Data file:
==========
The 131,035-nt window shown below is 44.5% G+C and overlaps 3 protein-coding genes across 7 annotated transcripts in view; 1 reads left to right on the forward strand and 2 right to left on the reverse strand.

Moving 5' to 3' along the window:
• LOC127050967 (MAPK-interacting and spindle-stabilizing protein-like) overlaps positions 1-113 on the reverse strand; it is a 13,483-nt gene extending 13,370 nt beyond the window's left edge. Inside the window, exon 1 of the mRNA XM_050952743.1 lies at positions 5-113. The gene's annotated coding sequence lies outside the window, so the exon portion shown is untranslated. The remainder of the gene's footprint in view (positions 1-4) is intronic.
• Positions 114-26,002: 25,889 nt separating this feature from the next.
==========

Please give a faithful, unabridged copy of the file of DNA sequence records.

The 131,035-nt window shown below is 44.5% G+C and overlaps 3 protein-coding genes across 7 annotated transcripts in view; 1 reads left to right on the forward strand and 2 right to left on the reverse strand.

Moving 5' to 3' along the window:
• LOC127050967 (MAPK-interacting and spindle-stabilizing protein-like) overlaps positions 1-113 on the reverse strand; it is a 13,483-nt gene extending 13,370 nt beyond the window's left edge. Inside the window, exon 1 of the mRNA XM_050952743.1 lies at positions 5-113. The gene's annotated coding sequence lies outside the window, so the exon portion shown is untranslated. The remainder of the gene's footprint in view (positions 1-4) is intronic.
• Positions 114-26,002: 25,889 nt separating this feature from the next.